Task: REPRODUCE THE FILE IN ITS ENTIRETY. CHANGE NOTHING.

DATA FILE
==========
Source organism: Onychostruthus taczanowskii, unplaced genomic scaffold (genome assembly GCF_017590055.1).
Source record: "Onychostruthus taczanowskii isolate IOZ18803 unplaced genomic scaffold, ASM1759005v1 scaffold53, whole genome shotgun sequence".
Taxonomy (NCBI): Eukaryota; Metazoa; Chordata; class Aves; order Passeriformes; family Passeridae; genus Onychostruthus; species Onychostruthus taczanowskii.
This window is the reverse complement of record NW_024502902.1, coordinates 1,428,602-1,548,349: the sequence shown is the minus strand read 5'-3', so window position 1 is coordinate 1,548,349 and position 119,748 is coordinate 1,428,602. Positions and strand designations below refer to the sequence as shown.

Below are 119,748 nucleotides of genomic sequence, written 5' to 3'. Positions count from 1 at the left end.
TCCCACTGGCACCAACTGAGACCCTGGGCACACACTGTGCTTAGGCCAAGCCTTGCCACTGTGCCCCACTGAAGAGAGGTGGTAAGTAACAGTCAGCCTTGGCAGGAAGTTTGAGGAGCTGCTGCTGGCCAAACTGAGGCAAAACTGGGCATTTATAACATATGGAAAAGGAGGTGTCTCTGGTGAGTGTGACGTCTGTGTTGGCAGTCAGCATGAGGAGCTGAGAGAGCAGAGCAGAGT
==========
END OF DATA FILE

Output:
Source organism: Onychostruthus taczanowskii, unplaced genomic scaffold (genome assembly GCF_017590055.1).
Source record: "Onychostruthus taczanowskii isolate IOZ18803 unplaced genomic scaffold, ASM1759005v1 scaffold53, whole genome shotgun sequence".
Taxonomy (NCBI): Eukaryota; Metazoa; Chordata; class Aves; order Passeriformes; family Passeridae; genus Onychostruthus; species Onychostruthus taczanowskii.
This window is the reverse complement of record NW_024502902.1, coordinates 1,428,602-1,548,349: the sequence shown is the minus strand read 5'-3', so window position 1 is coordinate 1,548,349 and position 119,748 is coordinate 1,428,602. Positions and strand designations below refer to the sequence as shown.

Below are 119,748 nucleotides of genomic sequence, written 5' to 3'. Positions count from 1 at the left end.
TCCCACTGGCACCAACTGAGACCCTGGGCACACACTGTGCTTAGGCCAAGCCTTGCCACTGTGCCCCACTGAAGAGAGGTGGTAAGTAACAGTCAGCCTTGGCAGGAAGTTTGAGGAGCTGCTGCTGGCCAAACTGAGGCAAAACTGGGCATTTATAACATATGGAAAAGGAGGTGTCTCTGGTGAGTGTGACGTCTGTGTTGGCAGTCAGCATGAGGAGCTGAGAGAGCAGAGCAGAGT